14th Aug 2023 11:52
(Alliance News) - Stock prices in London were lower at midday on Monday, as worries surrounding the health of China continued to mount amid trouble in its real estate sector.
"A crisis in the Chinese real estate sector is a story the market has heard before and not one which has typically come with a happy ending for stocks," said AJ Bell investment director Russ Mould.
The FTSE 100 index was down 15.66 points, 0.2%, at 7,508.50. The FTSE 250 was down 13.92 points, 0.1%, at 18,785.78, and the AIM All-Share was down 1.91 points, 0.3%, at 754.66.
The Cboe UK 100 was down 0.2% at 748.98, the Cboe UK 250 was down 0.2% at 16,499.18, and the Cboe Small Companies was down 0.2% at 13,581.46.
Shares in Chinese property giant Country Garden closed down 18% in Hong Kong on Monday after it missed bond payments and warned of multibillion-dollar losses. This led to deepening concerns over the nation's heavily indebted real estate sector.
Country Garden is a real estate firm named in Forbes' list of the 500 largest companies in the world.
Its boss, Yang Huiyan, was until recently one of the richest women in Asia. But now, Huiyan has said the firm is "facing the greatest difficulties since our establishment".
The firm has long been deemed financially solid but, last Monday, was unstable to make two bond payments, and after a 30-day grace period the company risks defaulting in September if it still cannot pay.
Country Garden announced over the weekend it would suspend trading of onshore bonds from Monday, a decision likely to cause concern in the markets as the company said its debt was estimated at some CNY1.15 trillion, or USD159 billion, at the end of 2022.
Like its competitor Evergrande, which owes more than USD300 billion, any collapse of Country Garden would have damaging repercussions on the Chinese financial system and economy.
The weaker outlook from China was weighing on oil prices on Monday. Brent oil was quoted at USD86.59 a barrel at midday in London on Monday, down from USD86.97 late Friday. On the back of this, oil majors BP and Shell were down 0.8% and 1.0%, respectively, in London.
Asia-focused bank Standard Chartered was down 0.5%. Insurer Prudential, which is also Asia-focused, was down 1.4%.
Meanwhile, miners Frensnillo, Anglo American, Glencore and Rio Tinto were down 1.8%, 1.6%, 1.4%, and 1.0%, respectively.
Gold was quoted at USD1,914.02 an ounce, lower against USD1,916.88.
Moving away from Chinese property woes, eyes are on UK inflation this week.
"The higher than anticipated rate of US producer price inflation reported on Friday – often a good indicator of the trajectory of consumer prices – is helping to sour sentiment and raises the stakes ahead of UK CPI figures on Wednesday this week," said AJ Bell's Mould.
The US producer price index for final demand rose 0.8% on an annual basis in July, quickening from a 0.1% increase in June. Markets were predicting July's print to quicken to 0.7%, according to FXStreet-cited consensus.
UK consumer prices are expected to slow down to 6.8% in July annually, from 7.9% a year earlier. The figures will be released on Wednesday. UK unemployment figures will be out the day prior.
In the FTSE 250, Plus500 was up 2.2%.
The London-based financial technology company providing online trading services said total revenue fell 28% to USD368.5 million in the first six months of 2023 from USD511.4 million a year earlier. Pretax profit dropped to USD174.9 million from USD312.6 million.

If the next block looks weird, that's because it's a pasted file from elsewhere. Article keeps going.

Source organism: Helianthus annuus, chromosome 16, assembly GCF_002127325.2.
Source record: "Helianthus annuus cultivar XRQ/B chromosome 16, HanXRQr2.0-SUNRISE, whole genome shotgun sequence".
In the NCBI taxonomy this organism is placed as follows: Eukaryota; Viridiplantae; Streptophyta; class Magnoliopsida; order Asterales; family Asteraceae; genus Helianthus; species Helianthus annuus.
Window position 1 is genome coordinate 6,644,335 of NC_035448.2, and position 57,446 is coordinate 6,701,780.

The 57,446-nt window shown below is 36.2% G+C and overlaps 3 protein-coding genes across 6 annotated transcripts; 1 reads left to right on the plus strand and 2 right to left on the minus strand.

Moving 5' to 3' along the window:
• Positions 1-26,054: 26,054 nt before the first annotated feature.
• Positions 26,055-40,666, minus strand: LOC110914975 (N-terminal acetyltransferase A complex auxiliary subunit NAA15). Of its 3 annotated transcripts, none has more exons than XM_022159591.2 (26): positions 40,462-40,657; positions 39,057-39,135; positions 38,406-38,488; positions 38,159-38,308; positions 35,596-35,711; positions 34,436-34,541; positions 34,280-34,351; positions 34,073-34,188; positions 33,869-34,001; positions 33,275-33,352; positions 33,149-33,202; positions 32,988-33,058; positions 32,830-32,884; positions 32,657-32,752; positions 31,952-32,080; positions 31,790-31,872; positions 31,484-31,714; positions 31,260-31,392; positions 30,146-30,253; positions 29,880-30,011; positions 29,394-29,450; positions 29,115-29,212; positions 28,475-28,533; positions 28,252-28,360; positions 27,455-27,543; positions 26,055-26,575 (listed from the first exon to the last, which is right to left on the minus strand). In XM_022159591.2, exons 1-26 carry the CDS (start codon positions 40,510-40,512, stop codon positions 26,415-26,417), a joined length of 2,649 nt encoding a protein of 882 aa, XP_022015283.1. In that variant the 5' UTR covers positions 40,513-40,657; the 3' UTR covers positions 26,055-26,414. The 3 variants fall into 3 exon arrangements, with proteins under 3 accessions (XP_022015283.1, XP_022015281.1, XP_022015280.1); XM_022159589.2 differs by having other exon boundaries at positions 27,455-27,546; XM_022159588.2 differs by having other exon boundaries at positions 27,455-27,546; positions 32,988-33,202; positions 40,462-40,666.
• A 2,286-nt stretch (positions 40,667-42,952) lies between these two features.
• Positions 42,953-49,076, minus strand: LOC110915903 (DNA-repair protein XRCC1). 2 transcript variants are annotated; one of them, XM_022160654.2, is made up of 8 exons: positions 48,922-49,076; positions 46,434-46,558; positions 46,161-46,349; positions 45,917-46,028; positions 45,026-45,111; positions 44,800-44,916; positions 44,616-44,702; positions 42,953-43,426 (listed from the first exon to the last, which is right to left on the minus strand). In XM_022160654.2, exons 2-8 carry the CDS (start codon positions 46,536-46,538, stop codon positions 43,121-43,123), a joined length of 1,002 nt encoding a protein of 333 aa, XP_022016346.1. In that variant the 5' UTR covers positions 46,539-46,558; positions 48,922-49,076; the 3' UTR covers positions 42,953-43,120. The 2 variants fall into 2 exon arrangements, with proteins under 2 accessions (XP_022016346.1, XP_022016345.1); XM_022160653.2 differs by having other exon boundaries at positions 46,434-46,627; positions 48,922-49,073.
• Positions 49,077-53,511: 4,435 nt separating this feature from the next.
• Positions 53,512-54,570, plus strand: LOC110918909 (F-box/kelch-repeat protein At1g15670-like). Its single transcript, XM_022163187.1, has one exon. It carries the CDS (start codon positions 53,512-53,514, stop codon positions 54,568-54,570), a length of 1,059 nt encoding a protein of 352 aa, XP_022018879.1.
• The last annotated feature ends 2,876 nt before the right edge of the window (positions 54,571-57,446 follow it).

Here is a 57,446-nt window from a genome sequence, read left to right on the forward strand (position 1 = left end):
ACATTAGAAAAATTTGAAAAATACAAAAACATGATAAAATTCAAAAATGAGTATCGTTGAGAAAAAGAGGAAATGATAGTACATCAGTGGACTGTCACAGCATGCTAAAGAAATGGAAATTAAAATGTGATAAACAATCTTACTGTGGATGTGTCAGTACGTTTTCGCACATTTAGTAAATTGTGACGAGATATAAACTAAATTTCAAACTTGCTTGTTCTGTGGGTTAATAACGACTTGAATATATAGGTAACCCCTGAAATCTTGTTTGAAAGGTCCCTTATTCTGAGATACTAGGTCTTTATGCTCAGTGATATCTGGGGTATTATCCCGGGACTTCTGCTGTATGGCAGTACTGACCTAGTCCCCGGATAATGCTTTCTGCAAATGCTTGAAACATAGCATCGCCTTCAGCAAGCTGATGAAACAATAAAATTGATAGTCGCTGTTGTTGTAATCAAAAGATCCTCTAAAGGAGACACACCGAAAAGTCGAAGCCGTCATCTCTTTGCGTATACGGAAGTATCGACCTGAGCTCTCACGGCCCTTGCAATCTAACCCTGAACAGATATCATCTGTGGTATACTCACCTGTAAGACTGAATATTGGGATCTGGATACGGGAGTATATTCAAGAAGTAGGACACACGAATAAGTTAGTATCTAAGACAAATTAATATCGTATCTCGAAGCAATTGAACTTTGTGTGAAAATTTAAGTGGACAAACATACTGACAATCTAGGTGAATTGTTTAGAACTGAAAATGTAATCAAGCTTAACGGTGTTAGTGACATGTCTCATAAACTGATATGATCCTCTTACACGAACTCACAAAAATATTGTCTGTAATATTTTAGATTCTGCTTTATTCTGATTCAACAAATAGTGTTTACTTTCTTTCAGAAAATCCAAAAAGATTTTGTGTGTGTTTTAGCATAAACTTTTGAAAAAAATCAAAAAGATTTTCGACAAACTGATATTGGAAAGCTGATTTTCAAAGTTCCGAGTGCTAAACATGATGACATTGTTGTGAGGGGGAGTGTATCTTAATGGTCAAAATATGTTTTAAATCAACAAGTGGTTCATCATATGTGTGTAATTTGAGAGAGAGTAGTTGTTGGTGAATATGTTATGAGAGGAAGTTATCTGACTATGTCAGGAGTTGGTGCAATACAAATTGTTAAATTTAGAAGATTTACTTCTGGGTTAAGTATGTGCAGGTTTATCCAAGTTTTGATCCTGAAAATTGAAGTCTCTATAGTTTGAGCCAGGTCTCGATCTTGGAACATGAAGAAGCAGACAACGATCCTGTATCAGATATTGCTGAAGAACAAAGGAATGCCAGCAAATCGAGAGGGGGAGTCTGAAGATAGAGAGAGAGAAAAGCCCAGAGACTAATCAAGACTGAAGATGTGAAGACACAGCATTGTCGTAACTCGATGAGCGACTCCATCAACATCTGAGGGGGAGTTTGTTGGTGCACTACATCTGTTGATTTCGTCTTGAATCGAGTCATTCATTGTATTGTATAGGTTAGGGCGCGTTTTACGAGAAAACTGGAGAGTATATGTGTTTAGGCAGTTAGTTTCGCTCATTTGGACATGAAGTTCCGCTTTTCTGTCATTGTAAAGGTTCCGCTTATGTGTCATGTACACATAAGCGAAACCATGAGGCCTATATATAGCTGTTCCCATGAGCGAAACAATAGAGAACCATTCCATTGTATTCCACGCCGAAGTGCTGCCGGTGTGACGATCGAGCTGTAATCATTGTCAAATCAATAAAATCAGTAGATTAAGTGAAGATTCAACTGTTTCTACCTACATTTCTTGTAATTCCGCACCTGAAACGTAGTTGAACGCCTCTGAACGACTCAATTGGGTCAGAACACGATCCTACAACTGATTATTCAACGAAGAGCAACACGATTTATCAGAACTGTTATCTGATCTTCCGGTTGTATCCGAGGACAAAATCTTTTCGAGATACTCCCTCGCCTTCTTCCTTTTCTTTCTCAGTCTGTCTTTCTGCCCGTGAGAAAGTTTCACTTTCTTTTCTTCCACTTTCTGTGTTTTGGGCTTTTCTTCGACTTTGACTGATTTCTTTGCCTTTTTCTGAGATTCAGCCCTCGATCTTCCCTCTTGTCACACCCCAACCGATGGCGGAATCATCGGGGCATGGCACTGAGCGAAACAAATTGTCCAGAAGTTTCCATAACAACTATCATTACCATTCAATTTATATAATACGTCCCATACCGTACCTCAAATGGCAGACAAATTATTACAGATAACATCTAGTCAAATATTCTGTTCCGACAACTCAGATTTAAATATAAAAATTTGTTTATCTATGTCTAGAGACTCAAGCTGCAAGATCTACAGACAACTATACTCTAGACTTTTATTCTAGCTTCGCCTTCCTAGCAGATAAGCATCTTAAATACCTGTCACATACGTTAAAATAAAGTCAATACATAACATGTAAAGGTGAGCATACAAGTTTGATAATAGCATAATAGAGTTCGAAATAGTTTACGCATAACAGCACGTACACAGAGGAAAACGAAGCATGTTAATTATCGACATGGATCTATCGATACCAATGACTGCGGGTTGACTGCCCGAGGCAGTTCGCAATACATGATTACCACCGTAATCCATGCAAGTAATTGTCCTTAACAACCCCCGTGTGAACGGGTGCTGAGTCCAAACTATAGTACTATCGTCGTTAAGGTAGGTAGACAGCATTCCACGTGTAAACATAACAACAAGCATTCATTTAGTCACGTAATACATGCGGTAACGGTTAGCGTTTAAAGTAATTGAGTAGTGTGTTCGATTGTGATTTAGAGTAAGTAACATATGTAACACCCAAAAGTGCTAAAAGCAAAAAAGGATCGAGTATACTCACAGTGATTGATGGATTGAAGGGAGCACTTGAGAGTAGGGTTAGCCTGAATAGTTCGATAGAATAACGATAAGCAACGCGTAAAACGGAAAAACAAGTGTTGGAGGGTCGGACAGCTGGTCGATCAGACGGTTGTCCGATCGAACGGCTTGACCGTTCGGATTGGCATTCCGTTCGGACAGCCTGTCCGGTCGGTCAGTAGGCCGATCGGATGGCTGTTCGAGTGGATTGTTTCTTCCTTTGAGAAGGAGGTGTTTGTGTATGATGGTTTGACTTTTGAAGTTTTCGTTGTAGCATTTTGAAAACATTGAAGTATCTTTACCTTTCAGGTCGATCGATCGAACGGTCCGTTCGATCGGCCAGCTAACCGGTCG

Plus500 declared an interim dividend of USD0.41 as well as a special dividend of USD0.32. In addition, it announced a new share buyback programme of USD60.0 million, which will begin once the current programme is completed.
"This demonstrates the strength of our balance sheet and the board's continued confidence in the group's prospects," said Chief Executive Officer David Zruia.
On London's AIM, Glantus Holdings surged 53% to 30.65 pence.
The Dublin-based provider of accounts payable automation and analytics services agreed on a recommended all-cash offer by Genesis Bidco, a company wholly-owned by Basware Oy.
The offer is for 33.42p per share, which is a hefty premium to the 11.2p closing price on July 4 before takeover discussions were first announced. It is also a 67% premium to Glantus's closing price on Friday.
It gives the company a valuation of GBP17.8 million on a fully diluted basis, and implies an enterprise value of GBP29.5 million.
"Despite recent challenges, the business has significant scope to further expand its footprint, which we believe will be best achieved in the private arena where Glantus can benefit from the experience and capital of Basware as its partner, whilst maintaining the management and wider team which have driven the business forward to date," said CEO Maurice Healy.
Harvest Minerals shares dropped 26%, after it downgraded its 2023 sales target for its application fertiliser KP Fertil.
The London-based fertiliser producer with operations in Brazil said it now aims to sell 70,000 tonnes of KP Fertil during 2023, down from its revised target of 120,000 tonnes set in June. Back in April, the company said it was on track to achieve its original target of 200,000 tonnes.
In European equities on Monday, the CAC 40 in Paris was up 0.3%, while the DAX 40 in Frankfurt was up 0.5%.
Stocks in New York were called higher. Both the Dow Jones Industrial Average and the S&P 500 index are called up 0.2%. The Nasdaq Composite is called up 0.4%.
The pound was quoted at USD1.2696 at midday on Monday in London, lower compared to USD1.2703 at the equities close on Friday. The euro stood at USD1.0949, lower against USD1.0961. Against the yen, the dollar was trading at JPY144.95, higher compared to JPY144.80.
By Sophie Rose, Alliance News reporter
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